From March 2013 to August 2013, plaintiff treated with Mr. Kurt Rodriguez of Christiana Counseling.[24] On March 7, 2013, Mr. Rodriguez conducted an initial exam and noted plaintiff was withdrawn, picked at his fingers, and minimally verbal.[25] Mr. Rodriguez diagnosed plaintiff with moderate mental retardation and anxiety disorder.[26]On March 16, 2013, Mr. Rodriguez tried to administer a mini mental exam, but plaintiff was unfocused and unable to answer any questions.[27] On April 15, 2013, Dr. Gloria Crespo performed an initial exam and observed plaintiff had poor eye contact, smelled his fingers, and played with his hands.[28] Dr. Crespo recommended cognitive behavioral therapy.[29] After this exam, plaintiff attended multiple cognitive behavioral therapy sessions with Dr. Crespo.[30] Based upon her observations, Dr. Crespo opined plaintiff was mentally retarded.[31] After various visits, she concluded that plaintiff's mental and intellectual deficits were severe and limiting.[32]

         In June 2014, plaintiff started treatment with Dr. Patricia Lifrak, a psychiatrist.[33]During her exam, Dr. Lifrak noted that plaintiff's judgment and insight was limited, and he evidenced cognitive delays.[34] Dr. Lifrak subsequently diagnosed plaintiff with a mood disorder.[35] On June 25, 2014, Dr. Crespo completed a mental impairment questionnaire, finding him disabled from competitive employment.[36] Subsequently, Dr. Crespo diagnosed him with adjustment disorder with mixed features and mental retardation.[37] Dr. Crespo stated plaintiff was unable to meet competitive standards for even unskilled work due to his intellectual, cognitive, and psychological impairments.[38]She also determined that plaintiff would have severe difficulties interacting with the public and maintaining socially appropriate behavior because he is highly suspicious of others or displayed inappropriate behaviors that are child-like.[39]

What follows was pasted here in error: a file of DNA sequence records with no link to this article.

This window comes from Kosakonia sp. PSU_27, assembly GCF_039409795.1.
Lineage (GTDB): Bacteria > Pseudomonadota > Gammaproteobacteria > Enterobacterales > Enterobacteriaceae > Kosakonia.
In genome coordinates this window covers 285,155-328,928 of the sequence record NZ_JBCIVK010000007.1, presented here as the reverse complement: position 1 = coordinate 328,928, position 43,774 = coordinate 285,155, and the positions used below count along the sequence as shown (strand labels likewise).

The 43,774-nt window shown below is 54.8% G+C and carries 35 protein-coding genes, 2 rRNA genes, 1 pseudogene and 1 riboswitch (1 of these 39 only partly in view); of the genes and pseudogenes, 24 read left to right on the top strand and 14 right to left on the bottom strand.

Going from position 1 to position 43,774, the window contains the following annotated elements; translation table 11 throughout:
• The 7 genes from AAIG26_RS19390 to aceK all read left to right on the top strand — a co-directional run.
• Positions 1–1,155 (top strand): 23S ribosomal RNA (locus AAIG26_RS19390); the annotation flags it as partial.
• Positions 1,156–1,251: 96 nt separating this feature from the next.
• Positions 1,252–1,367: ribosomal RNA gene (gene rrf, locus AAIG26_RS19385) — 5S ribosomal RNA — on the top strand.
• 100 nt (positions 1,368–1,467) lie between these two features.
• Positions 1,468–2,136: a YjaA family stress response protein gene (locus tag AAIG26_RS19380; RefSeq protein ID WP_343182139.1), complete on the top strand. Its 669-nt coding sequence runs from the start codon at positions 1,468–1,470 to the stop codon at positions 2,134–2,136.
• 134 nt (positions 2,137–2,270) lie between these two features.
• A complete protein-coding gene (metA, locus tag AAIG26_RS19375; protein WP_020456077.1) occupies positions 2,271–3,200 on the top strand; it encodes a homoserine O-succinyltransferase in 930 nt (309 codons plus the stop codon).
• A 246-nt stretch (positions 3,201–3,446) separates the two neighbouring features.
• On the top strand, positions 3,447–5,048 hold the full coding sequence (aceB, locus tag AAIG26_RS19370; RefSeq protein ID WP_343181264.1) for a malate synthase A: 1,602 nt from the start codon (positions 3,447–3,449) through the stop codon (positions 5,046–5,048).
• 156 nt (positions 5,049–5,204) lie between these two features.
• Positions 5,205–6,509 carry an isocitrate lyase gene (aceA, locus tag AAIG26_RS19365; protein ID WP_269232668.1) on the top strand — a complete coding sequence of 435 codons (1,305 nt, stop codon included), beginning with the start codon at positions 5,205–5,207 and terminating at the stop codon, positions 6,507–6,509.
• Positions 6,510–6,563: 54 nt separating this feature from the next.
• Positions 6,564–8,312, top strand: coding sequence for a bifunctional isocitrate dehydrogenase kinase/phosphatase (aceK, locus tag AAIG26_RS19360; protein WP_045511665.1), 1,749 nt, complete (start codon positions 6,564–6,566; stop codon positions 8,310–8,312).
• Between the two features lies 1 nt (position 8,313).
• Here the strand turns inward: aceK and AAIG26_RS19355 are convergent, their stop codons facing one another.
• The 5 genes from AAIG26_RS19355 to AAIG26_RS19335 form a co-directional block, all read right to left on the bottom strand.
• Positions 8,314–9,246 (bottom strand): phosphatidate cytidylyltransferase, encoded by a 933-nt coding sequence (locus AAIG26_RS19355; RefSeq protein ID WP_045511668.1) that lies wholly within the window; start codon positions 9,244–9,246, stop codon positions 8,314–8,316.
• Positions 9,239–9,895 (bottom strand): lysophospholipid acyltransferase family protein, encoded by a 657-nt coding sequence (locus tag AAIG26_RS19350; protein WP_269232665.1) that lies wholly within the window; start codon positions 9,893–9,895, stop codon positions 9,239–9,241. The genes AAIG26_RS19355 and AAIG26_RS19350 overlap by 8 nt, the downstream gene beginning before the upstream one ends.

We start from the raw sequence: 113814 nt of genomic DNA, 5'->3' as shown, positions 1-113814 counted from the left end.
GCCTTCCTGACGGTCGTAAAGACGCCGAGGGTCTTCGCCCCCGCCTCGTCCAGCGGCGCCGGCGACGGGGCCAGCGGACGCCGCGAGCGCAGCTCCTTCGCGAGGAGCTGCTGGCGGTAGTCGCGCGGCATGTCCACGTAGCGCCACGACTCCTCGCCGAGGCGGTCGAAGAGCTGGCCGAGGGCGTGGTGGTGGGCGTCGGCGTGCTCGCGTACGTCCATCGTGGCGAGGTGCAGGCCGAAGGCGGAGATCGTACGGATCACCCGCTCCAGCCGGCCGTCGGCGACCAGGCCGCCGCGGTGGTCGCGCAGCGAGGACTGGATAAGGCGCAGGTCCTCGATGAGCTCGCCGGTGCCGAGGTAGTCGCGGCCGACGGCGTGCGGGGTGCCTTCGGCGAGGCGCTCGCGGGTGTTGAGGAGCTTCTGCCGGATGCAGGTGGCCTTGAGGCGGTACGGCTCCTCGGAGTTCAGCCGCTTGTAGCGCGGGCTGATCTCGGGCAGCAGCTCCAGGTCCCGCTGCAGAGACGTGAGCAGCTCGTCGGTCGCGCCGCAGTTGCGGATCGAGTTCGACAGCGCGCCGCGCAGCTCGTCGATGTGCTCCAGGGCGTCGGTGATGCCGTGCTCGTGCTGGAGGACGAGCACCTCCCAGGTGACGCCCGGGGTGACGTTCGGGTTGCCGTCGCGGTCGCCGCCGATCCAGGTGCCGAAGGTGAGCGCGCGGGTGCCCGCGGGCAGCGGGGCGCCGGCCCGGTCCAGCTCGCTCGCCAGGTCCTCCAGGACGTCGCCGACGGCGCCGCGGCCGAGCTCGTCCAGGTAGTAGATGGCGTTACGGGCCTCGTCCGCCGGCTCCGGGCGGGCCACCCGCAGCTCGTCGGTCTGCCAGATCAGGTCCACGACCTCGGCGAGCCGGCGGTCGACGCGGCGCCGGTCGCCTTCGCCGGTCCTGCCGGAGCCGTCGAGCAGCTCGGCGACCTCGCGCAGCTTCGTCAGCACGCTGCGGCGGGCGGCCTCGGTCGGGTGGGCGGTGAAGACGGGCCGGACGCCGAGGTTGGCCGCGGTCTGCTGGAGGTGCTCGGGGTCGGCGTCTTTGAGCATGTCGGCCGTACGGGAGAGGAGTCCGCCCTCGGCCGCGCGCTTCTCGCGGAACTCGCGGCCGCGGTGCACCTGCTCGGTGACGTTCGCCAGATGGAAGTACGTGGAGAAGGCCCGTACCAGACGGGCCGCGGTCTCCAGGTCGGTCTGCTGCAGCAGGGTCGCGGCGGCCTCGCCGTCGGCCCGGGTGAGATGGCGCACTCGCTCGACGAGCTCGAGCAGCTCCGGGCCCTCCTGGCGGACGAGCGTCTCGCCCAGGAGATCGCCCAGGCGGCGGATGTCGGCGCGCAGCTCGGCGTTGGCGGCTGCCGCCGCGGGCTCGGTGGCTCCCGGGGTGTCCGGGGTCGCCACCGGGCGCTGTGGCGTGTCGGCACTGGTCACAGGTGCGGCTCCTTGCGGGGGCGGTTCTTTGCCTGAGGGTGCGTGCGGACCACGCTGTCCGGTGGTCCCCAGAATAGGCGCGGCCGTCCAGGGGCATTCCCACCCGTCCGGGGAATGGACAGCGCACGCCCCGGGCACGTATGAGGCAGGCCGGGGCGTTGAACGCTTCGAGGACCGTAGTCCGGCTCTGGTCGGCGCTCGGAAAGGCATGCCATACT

Plaintiff was admitted to the Rockford Center from August 7, 2014 to August 18, 2014.[40] He was transferred from Wilmington Hospital after a 24-hour commitment due to paranoia and positive homicidal ideation towards many people.[41] Upon admission, Dr. Afzal, a psychiatrist at Rockford, diagnosed plaintiff with bipolar disorder and chronic mental illness.[42] Plaintiff was treated for ten days, placed on mental health medications, and his symptoms improved.[43] Upon discharge, Dr. Afzal diagnosed him with schizophrenia.[44] Plaintiff was discharged to follow up with Dr. Lifrak for care.[45]

         On September 6, 2014, plaintiff was seen at Wilmington Hospital for altered mental state and suicidal ideations.[46] There was concern about physical aggression, cognitive disability, and medication compliance.[47] Thereafter, plaintiff was discharged to follow up with his psychiatrist.[48] On September 24, 2014, plaintiff saw Dr. Lifrak.[49] After an exam, plaintiff remained non-verbal, passively cooperated, had poor eye contact and flat effect.[50] Dr. Lifrak diagnosed plaintiff with schizoaffective disorder.[51]

         In 2013, plaintiff's claim for benefits was evaluated by state agency consultants, Carlene Tucker-Okine, Ph.D. and Christopher King, Psy. D.[52] Dr. Tucker-Okine believed plaintiff was moderately limited in multiple areas, including the ability to understand and remember detailed instructions, maintain attention and concentration, complete a normal workday and work week without interruptions from psychologically based symptoms and set realistic goals.[53] She believed he was limited to simple tasks for work. Dr. King affirmed the opinion of Dr. Tucker-Okine.[54]